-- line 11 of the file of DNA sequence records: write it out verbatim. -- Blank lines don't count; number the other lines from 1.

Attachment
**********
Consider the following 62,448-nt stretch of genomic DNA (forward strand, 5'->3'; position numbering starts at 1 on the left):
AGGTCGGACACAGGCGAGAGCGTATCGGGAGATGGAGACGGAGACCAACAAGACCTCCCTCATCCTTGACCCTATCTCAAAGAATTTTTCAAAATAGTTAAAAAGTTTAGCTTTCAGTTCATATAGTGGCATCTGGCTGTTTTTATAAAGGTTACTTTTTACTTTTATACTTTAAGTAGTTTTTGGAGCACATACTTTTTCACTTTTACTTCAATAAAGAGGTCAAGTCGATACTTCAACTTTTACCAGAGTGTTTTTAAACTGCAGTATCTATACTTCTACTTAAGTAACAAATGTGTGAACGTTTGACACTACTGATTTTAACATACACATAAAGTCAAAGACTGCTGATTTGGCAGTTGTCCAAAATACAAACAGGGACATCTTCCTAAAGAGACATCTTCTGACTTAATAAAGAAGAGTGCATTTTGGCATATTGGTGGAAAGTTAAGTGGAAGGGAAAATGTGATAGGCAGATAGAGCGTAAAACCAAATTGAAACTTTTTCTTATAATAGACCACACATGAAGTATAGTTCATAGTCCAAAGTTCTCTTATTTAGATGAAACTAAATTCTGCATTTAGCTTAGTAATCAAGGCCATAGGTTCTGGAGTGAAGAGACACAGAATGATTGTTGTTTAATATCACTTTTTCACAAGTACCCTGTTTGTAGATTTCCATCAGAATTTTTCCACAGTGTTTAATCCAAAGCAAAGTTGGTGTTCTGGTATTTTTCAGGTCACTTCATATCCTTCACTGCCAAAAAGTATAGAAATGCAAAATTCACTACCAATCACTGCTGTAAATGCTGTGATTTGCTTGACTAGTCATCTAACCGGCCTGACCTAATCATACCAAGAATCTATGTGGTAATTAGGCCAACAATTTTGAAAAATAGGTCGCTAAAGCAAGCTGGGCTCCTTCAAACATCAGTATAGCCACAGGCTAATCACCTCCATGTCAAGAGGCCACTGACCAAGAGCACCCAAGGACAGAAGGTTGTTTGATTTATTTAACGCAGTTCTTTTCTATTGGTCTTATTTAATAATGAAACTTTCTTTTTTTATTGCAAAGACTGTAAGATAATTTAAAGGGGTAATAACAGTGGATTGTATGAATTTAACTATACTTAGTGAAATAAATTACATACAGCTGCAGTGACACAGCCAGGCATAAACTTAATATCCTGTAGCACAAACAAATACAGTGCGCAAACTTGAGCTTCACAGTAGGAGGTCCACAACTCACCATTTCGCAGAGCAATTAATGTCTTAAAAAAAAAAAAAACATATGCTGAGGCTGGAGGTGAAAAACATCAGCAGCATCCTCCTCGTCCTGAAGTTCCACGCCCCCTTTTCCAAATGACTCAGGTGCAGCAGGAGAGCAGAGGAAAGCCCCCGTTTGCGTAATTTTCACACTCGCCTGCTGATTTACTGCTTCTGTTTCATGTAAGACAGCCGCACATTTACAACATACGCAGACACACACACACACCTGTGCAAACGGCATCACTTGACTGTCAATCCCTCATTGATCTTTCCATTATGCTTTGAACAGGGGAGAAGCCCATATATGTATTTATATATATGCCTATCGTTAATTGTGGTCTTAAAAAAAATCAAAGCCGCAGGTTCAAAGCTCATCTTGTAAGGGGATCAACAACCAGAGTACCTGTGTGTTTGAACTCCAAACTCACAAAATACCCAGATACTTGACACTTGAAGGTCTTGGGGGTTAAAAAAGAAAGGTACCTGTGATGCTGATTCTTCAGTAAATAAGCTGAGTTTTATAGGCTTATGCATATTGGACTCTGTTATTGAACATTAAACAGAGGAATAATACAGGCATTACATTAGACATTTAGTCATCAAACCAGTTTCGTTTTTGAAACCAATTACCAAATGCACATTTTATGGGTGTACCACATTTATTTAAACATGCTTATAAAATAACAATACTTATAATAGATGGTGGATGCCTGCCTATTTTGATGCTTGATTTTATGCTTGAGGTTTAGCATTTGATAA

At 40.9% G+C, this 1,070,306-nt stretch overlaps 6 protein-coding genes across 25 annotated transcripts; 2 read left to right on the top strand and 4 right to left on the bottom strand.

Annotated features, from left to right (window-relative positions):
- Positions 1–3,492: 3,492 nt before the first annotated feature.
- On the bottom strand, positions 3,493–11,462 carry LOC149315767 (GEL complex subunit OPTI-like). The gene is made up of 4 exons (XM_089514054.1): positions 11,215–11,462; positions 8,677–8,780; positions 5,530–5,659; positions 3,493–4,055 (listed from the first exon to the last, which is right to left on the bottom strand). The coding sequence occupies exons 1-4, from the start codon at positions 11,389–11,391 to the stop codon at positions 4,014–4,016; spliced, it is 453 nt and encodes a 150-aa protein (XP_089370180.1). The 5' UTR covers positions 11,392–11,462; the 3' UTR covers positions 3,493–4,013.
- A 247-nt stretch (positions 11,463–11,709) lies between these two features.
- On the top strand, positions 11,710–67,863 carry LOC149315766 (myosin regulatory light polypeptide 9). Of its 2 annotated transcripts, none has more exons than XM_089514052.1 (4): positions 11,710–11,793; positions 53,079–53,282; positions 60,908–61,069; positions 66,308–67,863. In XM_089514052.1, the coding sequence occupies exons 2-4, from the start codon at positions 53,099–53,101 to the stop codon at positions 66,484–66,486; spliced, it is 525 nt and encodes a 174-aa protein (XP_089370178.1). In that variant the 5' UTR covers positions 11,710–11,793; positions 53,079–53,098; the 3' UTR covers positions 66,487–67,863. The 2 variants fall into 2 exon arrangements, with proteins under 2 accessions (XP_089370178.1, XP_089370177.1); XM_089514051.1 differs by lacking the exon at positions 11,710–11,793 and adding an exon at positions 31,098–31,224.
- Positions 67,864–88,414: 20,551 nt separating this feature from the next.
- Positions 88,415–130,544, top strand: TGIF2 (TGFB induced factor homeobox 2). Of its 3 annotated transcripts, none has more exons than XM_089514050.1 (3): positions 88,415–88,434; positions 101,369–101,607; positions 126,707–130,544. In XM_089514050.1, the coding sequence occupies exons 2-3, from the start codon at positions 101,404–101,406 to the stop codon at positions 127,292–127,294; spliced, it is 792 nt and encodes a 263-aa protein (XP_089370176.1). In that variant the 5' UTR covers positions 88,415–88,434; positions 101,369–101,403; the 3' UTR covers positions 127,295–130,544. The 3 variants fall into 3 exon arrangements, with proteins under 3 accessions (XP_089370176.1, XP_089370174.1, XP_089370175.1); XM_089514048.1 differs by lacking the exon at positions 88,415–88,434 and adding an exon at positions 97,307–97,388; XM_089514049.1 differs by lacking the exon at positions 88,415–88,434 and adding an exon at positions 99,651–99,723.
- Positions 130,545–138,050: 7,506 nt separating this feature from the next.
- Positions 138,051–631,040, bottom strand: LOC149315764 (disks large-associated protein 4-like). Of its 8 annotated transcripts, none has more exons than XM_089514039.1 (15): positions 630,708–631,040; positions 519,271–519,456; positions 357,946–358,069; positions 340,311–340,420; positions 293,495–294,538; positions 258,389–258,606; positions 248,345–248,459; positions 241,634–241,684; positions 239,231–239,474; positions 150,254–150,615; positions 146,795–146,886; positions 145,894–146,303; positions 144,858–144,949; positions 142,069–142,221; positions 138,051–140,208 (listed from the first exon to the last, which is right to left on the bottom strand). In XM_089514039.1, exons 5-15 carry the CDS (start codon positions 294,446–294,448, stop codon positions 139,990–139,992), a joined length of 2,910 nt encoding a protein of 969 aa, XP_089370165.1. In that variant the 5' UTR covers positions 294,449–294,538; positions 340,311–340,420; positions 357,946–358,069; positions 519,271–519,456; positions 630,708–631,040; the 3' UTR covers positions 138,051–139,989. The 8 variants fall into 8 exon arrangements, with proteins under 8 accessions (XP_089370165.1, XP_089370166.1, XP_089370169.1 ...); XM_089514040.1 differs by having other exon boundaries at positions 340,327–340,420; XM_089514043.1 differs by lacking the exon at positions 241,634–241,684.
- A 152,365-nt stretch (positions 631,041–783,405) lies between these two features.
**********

- Positions 130,545–138,050: 7,506 nt separating this feature from the next.